Jacqueline Cabrera Kernaghan Korea Andrea Shea W. Bur John Michel Basquiat Jill Kennedy Colonel Hands Museum Of Fine Arts Basquiat Lisbon Cabrera Boston Los Angeles Matthew Teitelbaum Picasso Npr News
"basquiat" Discussed on KTKR 760AM

KTKR 760AM

02:43 min | 4 months ago

"basquiat" Discussed on KTKR 760AM

"So you know Goofy Basquiat and the actual name Indians always seemed to be separate items for me, but I have in Atlanta crackers, T shirt. No, I'm sure that was an old baseball team. Correct. It was, of course, you would go there. The Buffalo Bills beat Pittsburgh tonight. 26 to 15 to fund digs. 10 catches 130 yards into score. In fact, Josh Allen two touchdown passes one interception. He had two TD passes in the third quarter. They went from a 97 halftime lead to 23 to 7 26 15 the final Did you notice? Deante? Johnson's night? Receiver for the steel is he dropped a couple early. And when I believe it was two full quarters with him, not throwing it away. It was not even on the field for the rest of the first half after that early, eventually had four catches 40 yards, Ben Roethlisberger, two touchdowns, two interceptions and Pittsburgh's record now 11 and two on the season. Meanwhile, the Saints lost in Green Bay one, the Packers at 10 and three now hold the number one seed in the NFC. They clinch the NFC North, winning at Detroit. 31 24. Meanwhile, the Saints nine game winning streak is over after the upset loss that Philadelphia 24 21 Eagles quarterback Jalen Hurts. 18 carries 106 yards rushing. He had a touchdown pass. One late fumble Philadelphia 48 and one there at Arizona. Next week. Arizona beat the Giants 26 7. Arizona now has the seven seed in that conference seven and six record. Assan Reddick of the cards. Five Sex three Forced fumbles in this game. Washington won its fourth in a row 23 15 over the 40 Niners. Washington's up to six and seven, first in its Division one game over the Giants. The Chargers kicked a field goal on the final play. That was actually good. They beat Atlanta 20 to 17 as the Falcons have just thrown two interceptions on their final two drives. Seattle over the Jets. 42 3 Russell Wilson, four touchdown passes. The Jets are Owen 13. Indianapolis 44 27 winners that Las Vegas, the Raiders fired defensive coordinator Paul Gunther Chiefs won their eighth straight Chicago and Dallas each one. Denver and Tampa Bay got victory's Tennessee sent Jackson Building 12 straight lost 31 to 10 for the Titans. Derrick Henry 26 carries 215 yards and two scores. Titans. They're nine and four a. J. Brown at seven catches 112 yards and a touchdown tomorrow night. Baltimore at Cleveland. Don't forget Thursday night on Fox TV. The Raiders defense will be hosting the Chargers. Auburn fired coach Gus Malzahn, Illinois fired coach Lovie Smith. Former UCF quarterback Mackenzie Milton says he will transfer to Florida State. He's missed the last two years after a serious leg injury. This Saturday's Cal Arizona game has been canceled. Stanford will decline and a bowl invitation this year, the fourth team to say that the others this past week.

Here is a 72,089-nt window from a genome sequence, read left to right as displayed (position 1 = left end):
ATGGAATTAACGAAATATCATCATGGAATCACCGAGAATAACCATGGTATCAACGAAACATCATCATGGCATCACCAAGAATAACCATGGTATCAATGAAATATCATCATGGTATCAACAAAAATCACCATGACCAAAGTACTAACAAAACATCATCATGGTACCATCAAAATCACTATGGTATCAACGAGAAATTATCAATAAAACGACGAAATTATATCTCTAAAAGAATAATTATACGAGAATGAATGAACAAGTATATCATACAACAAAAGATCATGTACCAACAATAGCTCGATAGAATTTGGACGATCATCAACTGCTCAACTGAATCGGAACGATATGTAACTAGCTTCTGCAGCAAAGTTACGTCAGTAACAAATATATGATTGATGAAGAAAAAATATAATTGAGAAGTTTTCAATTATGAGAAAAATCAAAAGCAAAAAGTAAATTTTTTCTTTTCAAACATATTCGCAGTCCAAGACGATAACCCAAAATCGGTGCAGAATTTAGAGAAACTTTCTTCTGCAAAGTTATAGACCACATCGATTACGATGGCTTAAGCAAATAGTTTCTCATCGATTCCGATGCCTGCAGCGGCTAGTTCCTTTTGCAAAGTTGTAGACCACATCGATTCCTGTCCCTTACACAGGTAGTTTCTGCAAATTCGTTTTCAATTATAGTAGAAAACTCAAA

Arizona Chargers Goofy Basquiat Titans Raiders Johnson Giants Pittsburgh Atlanta Packers Saints Mackenzie Milton Buffalo Bills baseball Ben Roethlisberger Washington Assan Reddick Philadelphia Jets Josh Allen